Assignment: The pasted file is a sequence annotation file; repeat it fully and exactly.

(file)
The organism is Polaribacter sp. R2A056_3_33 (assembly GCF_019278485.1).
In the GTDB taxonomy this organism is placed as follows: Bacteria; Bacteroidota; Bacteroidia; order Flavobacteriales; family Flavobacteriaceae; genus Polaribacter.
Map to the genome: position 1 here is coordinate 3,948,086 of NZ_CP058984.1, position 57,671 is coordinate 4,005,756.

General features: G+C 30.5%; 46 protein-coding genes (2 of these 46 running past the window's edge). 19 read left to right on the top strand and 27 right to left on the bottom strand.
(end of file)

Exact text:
The organism is Polaribacter sp. R2A056_3_33 (assembly GCF_019278485.1).
In the GTDB taxonomy this organism is placed as follows: Bacteria; Bacteroidota; Bacteroidia; order Flavobacteriales; family Flavobacteriaceae; genus Polaribacter.
Map to the genome: position 1 here is coordinate 3,948,086 of NZ_CP058984.1, position 57,671 is coordinate 4,005,756.

General features: G+C 30.5%; 46 protein-coding genes (2 of these 46 running past the window's edge). 19 read left to right on the top strand and 27 right to left on the bottom strand.